Chunky. Knit on 5.5-7mm needles. Associated with outdoor wear and winter jumpers, chunky is great for oversized garments.
Super chunky. Knit on 7-12mm needles. A great weight for beginners as it produces quick results. Good for furnishings.
Big. Knit on 9-20mm needles. Super-sized yarn perfect for eye-catching scarves and coats, as well as cosy cushions and throws.
SABRINA: I have found the easiest way to ensure I get an 8" x 8" square is to create a template I can use reuse so that all of my squares are exactly the same size regardless of yarn weight or gauge of needle or hook.
MIRA: Medium worsted is the most commonly used yarn in the US, and the label generally recommends a size 7 or 8 needle, (4.5 - 5 mm, 7, 6 UK/Canada) which takes 18 or 17 stitches to make 4" (36 stitches for 8" on a size 7 needle, or 34 on a size 8). You could use medium wieght yarn on a size 10 needle (6 mm), but it would be a bit loose. Bulky weight yarns (category 5) usually recommend a size 9, 10, or 11 needle. I have used a size 10 needle with bulky yarn and 32 stitches to make an 8" square. I have also used a size 8 needle and 34 stitches to make an 8" square with medium (worsted) weight yarn.
FROM ALBUQUERQUE NM: I began knitting in 1962. Over the years, I noticed that the weights of yarn have been consistantly decreasing. Knitting worsted weight (commonly referred to in California as 4-ply yarn), is now about 75% of the thickness as it was 20 or 30 years ago. In order to achieve the same thickness as used to be obtained with a USA #8 needle, now requires a USA #6 or #7 needle.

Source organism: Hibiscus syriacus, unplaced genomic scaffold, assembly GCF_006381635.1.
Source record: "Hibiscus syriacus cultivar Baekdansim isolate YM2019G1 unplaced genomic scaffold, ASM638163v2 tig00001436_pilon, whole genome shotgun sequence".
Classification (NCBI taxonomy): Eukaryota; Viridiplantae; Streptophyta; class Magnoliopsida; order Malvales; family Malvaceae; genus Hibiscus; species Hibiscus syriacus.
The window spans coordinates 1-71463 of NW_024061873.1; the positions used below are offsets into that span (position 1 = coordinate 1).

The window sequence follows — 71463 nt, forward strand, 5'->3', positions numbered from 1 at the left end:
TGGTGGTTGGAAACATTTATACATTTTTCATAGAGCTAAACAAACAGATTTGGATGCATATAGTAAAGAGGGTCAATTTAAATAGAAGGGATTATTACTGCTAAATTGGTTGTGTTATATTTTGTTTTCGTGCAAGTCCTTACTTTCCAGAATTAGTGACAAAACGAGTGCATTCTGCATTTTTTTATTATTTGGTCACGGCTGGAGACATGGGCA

KYLA: here's a tip - some yarns are just going to be warmer than others - take a finished square, put it on your leg and see how long it takes to warm up and how warm it gets. I have sat in class with a square on each thigh, (with one still on the needles - yes, my professors are starting to wonder what I'm up to) each of a different yarn, trying to figure out which one needs to wait until I can find it a doubling partner and which one is warm enough on its own. Some yarns are warm enough even if they are thin, some of them wont be.
LAST WORD FROM LAURA: Light weight yarn can be doubled up to make a thicker fabric if you like. In my opinion, worsted weight probably works best but it really depends on the tension, stitch type and needle size. People use different tension when they knit or crochet which affects the density of the fabric and the needle size they need to product similar results. Also the stitches listed in the guides on the site are basic stitches. If you’re using these squares to learn new stitches and techniques (something I’m doing with this project), there will not be guidelines for them on the site at the moment. Thickness in my opinion is less important to a certain extent because squares can be sorted and sewn together with similar weights but you don’t want them to be cardboard thick.
For now, I’d see how much light passes through your square and use this as your guide. Less holes/light mean less air gets through and it better contains the body heat.